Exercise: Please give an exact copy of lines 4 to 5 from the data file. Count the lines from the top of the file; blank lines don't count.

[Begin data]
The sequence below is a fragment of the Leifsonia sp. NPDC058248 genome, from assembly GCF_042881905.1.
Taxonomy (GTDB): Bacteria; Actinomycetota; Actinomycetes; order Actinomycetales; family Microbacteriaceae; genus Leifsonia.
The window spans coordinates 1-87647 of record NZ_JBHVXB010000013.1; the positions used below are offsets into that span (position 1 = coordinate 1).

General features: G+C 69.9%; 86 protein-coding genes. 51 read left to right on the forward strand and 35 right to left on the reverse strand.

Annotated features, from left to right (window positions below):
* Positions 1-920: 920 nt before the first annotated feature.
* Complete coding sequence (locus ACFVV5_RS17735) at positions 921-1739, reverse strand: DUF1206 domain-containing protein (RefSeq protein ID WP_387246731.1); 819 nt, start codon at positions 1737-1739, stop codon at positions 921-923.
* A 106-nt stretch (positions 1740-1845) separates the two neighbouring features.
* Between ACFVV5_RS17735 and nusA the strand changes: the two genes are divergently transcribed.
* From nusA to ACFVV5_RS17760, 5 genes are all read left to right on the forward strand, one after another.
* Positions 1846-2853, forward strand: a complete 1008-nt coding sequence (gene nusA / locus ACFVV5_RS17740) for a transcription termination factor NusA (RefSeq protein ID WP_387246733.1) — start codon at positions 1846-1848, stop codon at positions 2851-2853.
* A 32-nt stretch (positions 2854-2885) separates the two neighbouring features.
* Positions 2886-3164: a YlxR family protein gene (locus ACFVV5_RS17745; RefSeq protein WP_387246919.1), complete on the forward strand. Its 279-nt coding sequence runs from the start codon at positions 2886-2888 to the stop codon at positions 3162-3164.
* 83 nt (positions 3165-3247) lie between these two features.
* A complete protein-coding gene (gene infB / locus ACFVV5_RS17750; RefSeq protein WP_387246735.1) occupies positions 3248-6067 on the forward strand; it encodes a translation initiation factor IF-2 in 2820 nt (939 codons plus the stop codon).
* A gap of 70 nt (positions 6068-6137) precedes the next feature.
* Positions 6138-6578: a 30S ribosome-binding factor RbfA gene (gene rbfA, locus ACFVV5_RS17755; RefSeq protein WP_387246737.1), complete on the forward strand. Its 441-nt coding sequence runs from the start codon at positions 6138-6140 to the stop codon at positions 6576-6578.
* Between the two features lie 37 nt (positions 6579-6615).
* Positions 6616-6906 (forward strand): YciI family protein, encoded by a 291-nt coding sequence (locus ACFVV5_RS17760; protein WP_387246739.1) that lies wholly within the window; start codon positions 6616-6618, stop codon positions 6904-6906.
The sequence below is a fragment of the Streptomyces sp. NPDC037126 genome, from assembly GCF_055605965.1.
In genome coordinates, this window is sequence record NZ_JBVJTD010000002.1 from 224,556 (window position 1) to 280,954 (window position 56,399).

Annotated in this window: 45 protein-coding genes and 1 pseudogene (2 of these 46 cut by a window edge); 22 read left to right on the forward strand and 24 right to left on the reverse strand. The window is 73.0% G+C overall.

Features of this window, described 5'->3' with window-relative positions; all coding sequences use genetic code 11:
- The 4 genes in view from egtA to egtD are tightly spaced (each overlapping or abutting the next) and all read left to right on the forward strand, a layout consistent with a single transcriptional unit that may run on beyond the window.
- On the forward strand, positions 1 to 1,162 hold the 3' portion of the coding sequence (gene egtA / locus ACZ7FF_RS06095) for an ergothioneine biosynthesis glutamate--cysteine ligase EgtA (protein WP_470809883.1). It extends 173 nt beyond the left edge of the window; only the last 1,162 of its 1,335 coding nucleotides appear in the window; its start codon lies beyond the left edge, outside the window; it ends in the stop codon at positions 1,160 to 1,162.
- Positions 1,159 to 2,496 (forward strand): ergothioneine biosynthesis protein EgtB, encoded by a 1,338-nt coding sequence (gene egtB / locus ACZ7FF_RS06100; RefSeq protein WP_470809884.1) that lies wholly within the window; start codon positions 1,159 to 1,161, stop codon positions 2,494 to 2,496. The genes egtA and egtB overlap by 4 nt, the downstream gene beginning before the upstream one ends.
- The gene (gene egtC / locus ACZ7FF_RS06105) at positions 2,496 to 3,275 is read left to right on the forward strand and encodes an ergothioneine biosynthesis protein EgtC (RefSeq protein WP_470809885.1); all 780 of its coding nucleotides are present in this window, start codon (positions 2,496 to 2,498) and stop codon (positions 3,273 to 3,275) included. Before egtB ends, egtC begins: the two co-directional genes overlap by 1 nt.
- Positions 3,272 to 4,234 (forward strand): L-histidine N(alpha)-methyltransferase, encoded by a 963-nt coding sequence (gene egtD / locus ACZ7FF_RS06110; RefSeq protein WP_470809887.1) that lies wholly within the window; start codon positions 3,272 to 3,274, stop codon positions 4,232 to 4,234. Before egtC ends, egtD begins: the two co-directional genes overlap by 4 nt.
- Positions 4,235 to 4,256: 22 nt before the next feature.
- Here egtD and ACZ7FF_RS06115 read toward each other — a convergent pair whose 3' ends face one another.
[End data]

General features: G+C 69.9%; 86 protein-coding genes. 51 read left to right on the forward strand and 35 right to left on the reverse strand.

Annotated features, from left to right (window positions below):